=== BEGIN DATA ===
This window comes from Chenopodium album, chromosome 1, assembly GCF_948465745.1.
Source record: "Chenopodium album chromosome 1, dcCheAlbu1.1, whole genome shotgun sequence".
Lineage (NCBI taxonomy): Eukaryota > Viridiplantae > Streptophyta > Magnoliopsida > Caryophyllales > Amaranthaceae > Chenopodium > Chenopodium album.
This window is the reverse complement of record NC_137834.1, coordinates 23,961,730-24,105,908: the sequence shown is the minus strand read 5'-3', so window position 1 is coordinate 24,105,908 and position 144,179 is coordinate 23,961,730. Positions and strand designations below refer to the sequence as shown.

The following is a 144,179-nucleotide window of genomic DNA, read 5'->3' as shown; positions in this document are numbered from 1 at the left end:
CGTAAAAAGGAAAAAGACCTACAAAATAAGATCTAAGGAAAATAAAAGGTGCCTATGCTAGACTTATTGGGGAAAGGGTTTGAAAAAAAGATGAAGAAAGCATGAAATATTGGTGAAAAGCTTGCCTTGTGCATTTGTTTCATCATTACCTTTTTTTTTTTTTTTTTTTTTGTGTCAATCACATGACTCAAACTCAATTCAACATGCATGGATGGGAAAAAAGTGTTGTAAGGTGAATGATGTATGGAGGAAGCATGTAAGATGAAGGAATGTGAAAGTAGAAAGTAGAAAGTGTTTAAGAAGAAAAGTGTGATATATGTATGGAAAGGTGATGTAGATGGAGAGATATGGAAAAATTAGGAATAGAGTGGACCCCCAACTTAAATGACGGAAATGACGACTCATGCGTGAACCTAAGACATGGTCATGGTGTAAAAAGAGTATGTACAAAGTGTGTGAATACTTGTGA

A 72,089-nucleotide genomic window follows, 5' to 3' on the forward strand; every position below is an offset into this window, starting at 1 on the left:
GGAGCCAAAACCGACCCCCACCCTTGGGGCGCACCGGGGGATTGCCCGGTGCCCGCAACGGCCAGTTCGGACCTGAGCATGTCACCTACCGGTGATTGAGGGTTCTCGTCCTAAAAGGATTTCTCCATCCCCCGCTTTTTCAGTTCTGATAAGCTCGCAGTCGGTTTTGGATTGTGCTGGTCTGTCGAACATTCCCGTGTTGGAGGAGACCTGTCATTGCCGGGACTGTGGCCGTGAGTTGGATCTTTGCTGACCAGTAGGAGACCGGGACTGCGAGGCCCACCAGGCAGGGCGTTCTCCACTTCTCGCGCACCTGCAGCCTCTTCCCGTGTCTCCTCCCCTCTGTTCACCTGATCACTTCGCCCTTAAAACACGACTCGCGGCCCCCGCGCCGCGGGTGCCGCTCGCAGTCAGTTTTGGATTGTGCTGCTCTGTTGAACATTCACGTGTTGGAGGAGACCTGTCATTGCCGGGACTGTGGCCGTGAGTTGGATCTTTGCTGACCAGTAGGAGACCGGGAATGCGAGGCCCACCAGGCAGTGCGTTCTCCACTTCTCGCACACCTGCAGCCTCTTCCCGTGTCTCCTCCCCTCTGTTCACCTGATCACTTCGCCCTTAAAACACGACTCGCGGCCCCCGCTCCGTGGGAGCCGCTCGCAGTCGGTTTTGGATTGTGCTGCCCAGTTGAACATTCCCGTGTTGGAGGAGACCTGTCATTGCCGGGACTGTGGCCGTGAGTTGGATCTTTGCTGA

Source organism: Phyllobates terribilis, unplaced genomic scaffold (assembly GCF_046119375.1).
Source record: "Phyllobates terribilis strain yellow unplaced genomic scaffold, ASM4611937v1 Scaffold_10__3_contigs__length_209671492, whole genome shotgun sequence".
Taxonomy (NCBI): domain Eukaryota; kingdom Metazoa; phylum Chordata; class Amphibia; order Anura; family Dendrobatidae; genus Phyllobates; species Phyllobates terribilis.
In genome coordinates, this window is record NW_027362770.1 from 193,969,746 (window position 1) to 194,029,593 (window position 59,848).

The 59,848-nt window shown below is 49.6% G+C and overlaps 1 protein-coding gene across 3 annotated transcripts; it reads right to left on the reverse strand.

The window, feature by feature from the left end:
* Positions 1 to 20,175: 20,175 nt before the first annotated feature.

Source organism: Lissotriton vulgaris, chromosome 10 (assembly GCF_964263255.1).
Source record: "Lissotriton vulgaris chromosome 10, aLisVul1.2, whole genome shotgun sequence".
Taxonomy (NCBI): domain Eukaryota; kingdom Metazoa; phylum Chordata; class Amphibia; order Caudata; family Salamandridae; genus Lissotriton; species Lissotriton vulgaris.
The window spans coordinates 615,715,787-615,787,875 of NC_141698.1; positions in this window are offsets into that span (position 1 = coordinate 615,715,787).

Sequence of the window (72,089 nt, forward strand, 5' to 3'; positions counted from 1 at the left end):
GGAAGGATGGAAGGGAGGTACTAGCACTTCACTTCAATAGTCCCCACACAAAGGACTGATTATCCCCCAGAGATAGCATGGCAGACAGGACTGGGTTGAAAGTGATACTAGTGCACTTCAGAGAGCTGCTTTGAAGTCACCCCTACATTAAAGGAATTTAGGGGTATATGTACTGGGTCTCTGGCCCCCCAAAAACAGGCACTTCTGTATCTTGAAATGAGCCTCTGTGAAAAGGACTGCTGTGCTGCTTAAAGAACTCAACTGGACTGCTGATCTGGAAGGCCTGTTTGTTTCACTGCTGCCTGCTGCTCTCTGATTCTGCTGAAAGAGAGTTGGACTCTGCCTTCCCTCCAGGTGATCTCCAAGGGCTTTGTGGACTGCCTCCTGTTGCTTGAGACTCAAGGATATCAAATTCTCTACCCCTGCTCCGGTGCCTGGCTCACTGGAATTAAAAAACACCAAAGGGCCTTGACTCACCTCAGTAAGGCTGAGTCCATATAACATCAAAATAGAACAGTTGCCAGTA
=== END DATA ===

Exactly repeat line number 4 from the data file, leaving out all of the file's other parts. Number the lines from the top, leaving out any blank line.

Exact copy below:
This window is the reverse complement of record NC_137834.1, coordinates 23,961,730-24,105,908: the sequence shown is the minus strand read 5'-3', so window position 1 is coordinate 24,105,908 and position 144,179 is coordinate 23,961,730. Positions and strand designations below refer to the sequence as shown.